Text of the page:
Sunday, November 15, 2020

First impressions are commonly assumed to be particularly important; instead, judgments of the targets in later situations were more strongly associated with overall impressions, indicating an acquaintance effect

There Is No Primacy Effect in Interpersonal Perception: A Series of Preregistered Analyses Using Judgments of Actual Behavior. Anne Wiedenroth, Nele M. Wessels, Daniel Leising. Social Psychological and Personality Science, November 13, 2020.

Rolf Degen's take:

Abstract: First impressions are commonly assumed to be particularly important: Information about a person that we obtain early on may shape our overall impression of that person more strongly than information obtained later. In contrast to previous research, the present series of preregistered analyses uses actual person judgment data to investigate this so-called primacy effect: Perceivers (N = 1,395) judged the videotaped behavior of target persons (N = 200) in 10 different situations. Separate subsamples of about 200 perceivers each were used in moving from exploratory to increasingly confirmatory analyses. Contrary to our expectations, no primacy effect was found. Instead, judgments of the targets in later situations were more strongly associated with overall impressions, indicating an acquaintance effect. Relying on early information seems unreasonable when more comprehensive information is readily available. Early information may, however, affect perceivers’ behavioral reactions to the targets and thus their future interactions, if such interactions are possible.

Keywords: primacy effect, order effects, impression formation, behavior observation, personality judgment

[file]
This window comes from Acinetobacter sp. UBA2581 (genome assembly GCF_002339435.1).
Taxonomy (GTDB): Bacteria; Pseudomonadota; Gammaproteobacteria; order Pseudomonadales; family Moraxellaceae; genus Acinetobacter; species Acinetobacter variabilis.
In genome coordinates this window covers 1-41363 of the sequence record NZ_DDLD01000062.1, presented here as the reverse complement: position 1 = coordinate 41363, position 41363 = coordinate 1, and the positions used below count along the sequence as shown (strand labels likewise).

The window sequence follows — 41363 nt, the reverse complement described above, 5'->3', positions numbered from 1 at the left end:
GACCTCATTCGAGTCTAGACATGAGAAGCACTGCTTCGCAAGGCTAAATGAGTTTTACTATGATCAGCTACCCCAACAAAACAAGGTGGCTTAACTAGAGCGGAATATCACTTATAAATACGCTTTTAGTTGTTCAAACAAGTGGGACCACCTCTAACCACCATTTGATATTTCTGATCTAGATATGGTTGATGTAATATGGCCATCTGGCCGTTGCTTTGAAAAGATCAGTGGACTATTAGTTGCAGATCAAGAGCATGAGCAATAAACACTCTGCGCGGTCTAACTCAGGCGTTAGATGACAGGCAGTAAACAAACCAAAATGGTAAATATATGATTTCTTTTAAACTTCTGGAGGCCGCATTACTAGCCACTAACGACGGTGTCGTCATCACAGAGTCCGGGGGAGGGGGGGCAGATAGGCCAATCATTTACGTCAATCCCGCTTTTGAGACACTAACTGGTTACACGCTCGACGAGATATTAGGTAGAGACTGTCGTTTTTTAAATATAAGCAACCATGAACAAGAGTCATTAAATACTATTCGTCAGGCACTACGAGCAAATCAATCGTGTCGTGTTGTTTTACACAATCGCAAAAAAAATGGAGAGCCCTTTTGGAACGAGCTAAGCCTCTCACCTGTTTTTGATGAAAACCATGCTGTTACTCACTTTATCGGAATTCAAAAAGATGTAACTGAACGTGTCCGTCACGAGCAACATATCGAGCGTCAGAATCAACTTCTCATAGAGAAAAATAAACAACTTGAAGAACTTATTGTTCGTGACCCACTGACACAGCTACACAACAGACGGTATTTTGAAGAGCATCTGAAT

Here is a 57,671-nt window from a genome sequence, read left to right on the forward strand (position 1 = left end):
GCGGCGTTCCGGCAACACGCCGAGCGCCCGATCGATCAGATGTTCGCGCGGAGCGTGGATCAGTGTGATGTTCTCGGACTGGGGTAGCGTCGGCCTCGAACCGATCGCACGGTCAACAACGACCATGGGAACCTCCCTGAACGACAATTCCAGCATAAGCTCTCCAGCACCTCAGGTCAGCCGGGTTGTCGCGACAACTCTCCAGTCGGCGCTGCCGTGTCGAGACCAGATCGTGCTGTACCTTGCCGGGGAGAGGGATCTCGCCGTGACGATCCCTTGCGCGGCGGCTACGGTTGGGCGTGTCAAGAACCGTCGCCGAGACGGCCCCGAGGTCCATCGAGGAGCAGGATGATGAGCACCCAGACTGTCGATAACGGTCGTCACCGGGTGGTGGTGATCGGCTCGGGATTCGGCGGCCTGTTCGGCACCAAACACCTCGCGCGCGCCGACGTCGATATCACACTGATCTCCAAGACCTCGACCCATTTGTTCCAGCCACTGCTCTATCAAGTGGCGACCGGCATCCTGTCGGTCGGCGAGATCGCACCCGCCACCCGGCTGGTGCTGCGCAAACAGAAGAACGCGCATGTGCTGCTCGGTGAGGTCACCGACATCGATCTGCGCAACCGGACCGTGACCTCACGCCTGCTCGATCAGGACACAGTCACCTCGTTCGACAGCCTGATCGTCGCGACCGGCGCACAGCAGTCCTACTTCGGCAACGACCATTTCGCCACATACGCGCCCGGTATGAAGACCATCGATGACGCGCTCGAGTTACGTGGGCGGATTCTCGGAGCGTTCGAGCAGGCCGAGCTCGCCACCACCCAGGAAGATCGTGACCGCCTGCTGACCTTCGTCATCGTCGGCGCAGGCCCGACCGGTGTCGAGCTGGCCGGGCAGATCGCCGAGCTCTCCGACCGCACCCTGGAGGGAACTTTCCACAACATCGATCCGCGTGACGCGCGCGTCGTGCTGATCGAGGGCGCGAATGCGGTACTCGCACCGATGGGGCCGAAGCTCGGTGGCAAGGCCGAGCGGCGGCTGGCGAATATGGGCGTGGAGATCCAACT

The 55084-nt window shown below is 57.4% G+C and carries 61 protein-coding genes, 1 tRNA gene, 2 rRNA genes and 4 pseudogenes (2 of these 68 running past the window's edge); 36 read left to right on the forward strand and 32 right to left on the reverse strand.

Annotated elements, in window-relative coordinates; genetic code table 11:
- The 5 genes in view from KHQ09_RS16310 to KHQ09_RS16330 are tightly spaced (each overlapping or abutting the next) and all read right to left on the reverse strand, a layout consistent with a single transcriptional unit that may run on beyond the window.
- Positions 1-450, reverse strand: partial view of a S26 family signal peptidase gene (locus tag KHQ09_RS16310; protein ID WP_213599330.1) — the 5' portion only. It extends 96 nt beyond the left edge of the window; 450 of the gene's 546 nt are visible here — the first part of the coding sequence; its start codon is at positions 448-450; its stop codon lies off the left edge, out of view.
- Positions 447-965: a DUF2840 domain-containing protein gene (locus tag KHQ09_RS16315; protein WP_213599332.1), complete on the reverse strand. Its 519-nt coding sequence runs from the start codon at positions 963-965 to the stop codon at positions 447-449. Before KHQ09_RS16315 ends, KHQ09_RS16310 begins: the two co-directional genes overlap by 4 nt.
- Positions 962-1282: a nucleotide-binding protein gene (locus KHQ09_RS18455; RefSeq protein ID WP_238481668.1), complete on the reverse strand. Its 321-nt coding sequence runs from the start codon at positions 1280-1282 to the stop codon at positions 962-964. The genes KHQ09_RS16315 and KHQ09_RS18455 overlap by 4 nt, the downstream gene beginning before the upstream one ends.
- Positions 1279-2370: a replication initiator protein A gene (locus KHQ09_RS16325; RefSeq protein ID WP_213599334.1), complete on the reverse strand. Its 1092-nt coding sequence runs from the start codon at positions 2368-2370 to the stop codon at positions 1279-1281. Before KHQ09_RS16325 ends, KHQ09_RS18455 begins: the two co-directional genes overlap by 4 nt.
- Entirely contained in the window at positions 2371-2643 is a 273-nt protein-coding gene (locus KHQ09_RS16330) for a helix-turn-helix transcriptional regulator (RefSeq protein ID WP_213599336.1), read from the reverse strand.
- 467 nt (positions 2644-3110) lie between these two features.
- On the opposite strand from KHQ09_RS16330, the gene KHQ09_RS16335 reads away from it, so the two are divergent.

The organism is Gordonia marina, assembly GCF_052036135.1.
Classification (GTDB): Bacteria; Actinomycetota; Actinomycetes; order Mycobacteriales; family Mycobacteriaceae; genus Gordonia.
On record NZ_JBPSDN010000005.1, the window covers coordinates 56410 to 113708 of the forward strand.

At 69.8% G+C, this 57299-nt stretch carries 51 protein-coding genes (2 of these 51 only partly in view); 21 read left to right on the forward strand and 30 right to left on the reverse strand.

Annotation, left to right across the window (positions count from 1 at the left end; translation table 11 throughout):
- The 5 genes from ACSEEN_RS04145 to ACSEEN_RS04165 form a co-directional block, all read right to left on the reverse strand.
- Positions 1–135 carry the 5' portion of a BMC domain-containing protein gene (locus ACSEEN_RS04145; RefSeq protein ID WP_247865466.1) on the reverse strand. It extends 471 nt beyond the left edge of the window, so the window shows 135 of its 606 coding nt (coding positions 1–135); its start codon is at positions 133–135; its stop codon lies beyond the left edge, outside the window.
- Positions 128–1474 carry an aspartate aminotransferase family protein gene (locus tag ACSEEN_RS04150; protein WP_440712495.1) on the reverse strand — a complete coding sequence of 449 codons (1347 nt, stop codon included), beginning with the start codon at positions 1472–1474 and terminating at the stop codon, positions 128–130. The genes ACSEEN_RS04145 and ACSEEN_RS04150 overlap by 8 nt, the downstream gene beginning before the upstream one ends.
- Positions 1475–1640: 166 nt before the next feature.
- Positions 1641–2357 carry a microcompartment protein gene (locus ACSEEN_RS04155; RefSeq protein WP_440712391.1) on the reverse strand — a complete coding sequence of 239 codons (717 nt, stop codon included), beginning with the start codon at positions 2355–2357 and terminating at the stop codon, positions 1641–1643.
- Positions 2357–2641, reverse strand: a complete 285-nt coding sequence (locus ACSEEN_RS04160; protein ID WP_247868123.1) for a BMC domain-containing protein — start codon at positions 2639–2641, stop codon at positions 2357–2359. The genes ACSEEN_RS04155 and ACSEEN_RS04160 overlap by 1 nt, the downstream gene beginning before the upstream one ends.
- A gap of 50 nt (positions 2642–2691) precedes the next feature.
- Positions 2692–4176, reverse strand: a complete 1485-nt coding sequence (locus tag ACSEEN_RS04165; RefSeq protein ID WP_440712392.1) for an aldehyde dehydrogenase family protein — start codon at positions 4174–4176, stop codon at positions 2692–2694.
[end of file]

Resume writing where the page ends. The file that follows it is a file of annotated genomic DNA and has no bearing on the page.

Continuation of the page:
Rolf Degen summarizing... Although dopamine boost the anticipation of rewards in humans, it has little or no effect on felt pleasure during the fulfillment of needs

Using pharmacological manipulations to study the role of dopamine in human reward functioning: A review of studies in healthy adults. Heather E. Webber et al. Neuroscience & Biobehavioral Reviews, November 14 2020.

Rolf Degen's take:


• The role of dopamine in human reward functioning is highly researched.

• Drug challenge studies are translational and have good experimental control.

• Dopamine drug challenge studies in healthy adults were summarized by reward phase.

• Dopamine drugs have differing effects on various reward phases.

• Drug effects are likely nonlinear and behavioral effects depend on outcome measure.

Abstract: Dopamine (DA) plays a key role in reward processing and is implicated in psychological disorders such as depression, substance use, and schizophrenia. The role of DA in reward processing is an area of highly active research. One approach to this question is drug challenge studies with drugs known to alter DA function. These studies provide good experimental control and can be performed in parallel in laboratory animals and humans. This review aimed to summarize results of studies using pharmacological manipulations of DA in healthy adults. ‘Reward’ is a complex process, so we separated ‘phases’ of reward, including anticipation, evaluation of cost and benefits of upcoming reward, execution of actions to obtain reward, pleasure in response to receiving a reward, and reward learning. Results indicated that i) DAergic drugs have different effects on different phases of reward; ii) the relationship between DA and reward functioning appears unlikely to be linear; iii) our ability to detect the effects of DAergic drugs varies depending on whether subjective, behavioral, imaging measures are used.

Keywords: dopaminereward functioningpharmacological challengeanticipationexecutioninvigorationevaluation of costsmotivationeffortlearningpleasure